I don't think you get it.
If you (and other like-minded people) made assertions that were out by
a factor of two, that would be fine. Heck what's a factor of ten
But you were wrong a a factor of many tens of thousands. You lose.
You fucked up so badly that you have no credibility whatsoever (on
this topic) and no amount of flustered justification can undo that.
Suppose we were talking about high-jumping and I claimed that somebody
jumped 70 miles high. Or about trains and I said the TGV goes at 3000
miles per second. Or whatever. Would you lend any credence to any
far-out claims I made no matter how passionately? I don't think so.
At best you might humour me. "I'll have to check my sources". Yeah
right, go do that.
>The large number of contributors from many regions of the Earth should
>convince you this isn't just another cabal of left-wing American academics.
(I know it is not such a cabal). Truth doesn't care about what
respected authorities pontificate or the number of people who believe
or how much media attention it gets. Just because a very widely
circulated book claimed that Methuselah lived to be 969 years never
made it so. That unquestioning people believed it is irrelevant.
That popes, rabbis, patriarchs and so on said it doesn't matter. And
if Jim claims he lived for five million years, that is of no concern.
[I'll humour you 'cause this might turn into a fun flame-war :]
>In  (1991) it is reported that, "With a self-sustaining solar energy
>system replacing our current dependence on fossil energy, the energy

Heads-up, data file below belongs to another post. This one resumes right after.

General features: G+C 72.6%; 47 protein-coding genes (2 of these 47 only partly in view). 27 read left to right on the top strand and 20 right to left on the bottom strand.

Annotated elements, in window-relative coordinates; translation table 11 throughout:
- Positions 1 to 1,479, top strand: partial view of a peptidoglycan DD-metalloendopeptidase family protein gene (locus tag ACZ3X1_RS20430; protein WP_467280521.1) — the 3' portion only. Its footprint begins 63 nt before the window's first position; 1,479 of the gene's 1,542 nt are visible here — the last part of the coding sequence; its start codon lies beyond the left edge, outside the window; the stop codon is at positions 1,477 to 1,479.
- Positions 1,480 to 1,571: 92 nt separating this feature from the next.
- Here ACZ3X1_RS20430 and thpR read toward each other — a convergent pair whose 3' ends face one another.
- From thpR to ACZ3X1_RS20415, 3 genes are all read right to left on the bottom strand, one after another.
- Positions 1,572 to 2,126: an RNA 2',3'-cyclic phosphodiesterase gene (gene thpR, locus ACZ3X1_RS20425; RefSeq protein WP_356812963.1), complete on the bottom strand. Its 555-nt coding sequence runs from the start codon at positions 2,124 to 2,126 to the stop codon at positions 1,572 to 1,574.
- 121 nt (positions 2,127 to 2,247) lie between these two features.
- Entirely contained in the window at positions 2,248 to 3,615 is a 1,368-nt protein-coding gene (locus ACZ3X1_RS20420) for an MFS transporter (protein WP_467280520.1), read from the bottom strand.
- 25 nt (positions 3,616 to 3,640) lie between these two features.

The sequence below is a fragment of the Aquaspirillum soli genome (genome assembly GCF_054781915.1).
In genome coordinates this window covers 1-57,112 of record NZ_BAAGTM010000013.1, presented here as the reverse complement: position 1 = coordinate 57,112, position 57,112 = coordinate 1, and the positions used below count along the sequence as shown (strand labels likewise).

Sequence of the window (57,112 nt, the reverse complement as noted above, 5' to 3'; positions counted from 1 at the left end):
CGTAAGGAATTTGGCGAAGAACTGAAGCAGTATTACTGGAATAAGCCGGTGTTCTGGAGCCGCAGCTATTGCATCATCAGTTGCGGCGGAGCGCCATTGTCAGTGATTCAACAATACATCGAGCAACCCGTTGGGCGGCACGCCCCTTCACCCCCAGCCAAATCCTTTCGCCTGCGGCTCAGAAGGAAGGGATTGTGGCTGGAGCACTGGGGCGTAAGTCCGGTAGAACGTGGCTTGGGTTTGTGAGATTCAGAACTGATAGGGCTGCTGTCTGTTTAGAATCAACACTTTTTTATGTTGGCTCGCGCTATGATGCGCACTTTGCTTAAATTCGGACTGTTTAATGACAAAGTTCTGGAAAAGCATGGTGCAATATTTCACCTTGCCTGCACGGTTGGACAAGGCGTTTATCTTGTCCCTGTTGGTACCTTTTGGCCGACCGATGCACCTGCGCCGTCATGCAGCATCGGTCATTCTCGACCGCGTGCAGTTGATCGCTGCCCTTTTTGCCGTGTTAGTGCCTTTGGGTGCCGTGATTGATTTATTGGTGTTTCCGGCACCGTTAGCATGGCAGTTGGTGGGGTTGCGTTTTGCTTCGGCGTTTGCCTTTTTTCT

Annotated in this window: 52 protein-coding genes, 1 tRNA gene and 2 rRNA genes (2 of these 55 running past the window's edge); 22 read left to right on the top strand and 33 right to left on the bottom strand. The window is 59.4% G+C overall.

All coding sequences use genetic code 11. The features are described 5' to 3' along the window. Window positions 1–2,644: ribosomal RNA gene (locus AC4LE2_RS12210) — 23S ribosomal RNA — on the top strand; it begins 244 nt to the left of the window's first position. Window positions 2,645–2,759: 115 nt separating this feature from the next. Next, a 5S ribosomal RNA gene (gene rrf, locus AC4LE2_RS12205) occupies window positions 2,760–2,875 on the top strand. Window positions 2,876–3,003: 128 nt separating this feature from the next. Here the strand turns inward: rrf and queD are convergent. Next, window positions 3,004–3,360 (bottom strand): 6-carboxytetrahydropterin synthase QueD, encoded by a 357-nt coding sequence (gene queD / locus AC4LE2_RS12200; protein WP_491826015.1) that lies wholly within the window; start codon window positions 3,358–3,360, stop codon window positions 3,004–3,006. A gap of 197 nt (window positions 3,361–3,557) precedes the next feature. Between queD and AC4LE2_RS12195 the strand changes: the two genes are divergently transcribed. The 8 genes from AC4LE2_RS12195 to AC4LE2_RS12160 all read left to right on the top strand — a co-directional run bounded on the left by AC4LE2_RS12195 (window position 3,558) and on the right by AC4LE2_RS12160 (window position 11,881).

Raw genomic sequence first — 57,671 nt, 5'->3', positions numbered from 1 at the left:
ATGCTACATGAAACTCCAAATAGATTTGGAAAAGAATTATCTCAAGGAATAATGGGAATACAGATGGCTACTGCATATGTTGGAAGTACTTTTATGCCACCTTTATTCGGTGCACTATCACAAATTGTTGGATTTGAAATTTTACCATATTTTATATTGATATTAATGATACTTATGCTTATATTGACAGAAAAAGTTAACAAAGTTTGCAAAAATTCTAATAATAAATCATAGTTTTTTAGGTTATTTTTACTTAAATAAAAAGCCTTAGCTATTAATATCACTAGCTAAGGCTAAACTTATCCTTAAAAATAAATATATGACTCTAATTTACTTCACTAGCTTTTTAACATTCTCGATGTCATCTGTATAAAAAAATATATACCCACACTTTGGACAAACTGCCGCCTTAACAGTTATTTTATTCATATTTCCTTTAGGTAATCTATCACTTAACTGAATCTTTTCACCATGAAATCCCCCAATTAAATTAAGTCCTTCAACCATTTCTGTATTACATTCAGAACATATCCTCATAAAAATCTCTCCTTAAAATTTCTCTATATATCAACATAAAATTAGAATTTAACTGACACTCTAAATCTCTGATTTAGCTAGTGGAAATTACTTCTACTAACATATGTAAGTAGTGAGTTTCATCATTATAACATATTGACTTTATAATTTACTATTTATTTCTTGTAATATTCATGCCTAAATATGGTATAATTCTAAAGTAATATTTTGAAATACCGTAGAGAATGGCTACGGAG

>availability would be one-fifth to one-half the current level. [...]
Bit-free statement. What system?
>Another study  (1994), reported that if Americans cut their energy use
>in half, and had a population of 200 million, and recycle resources
>effectively, then their energy needs could be satisfied by capturing all
>the solar energy incident on about 900,000 square kilometers of land [...]
Wait, so 10% of the land would produce enough electricity for USA-ans?
Why does that seem to contradict the previous two claims?
>[...] total worldwide commercial energy production
>in 1989 was approximately 295 quads [...]
The 900000 km^2 mentioned above, if they collected 10% of the solar energy
reaching the ground during summer days would produce more than that.
It's easy to make up or quote impressive sounding figures. By all
means go right ahead. I hope you enjoy it. But don't try to initiate
policies based on them and paid for with our tax dollars/francs/...
-- Wascally Wub.
.-. Robert.Harley@inria.fr .-.
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`-' Linux - 500MHz Alpha - 256MB SDRAM `-'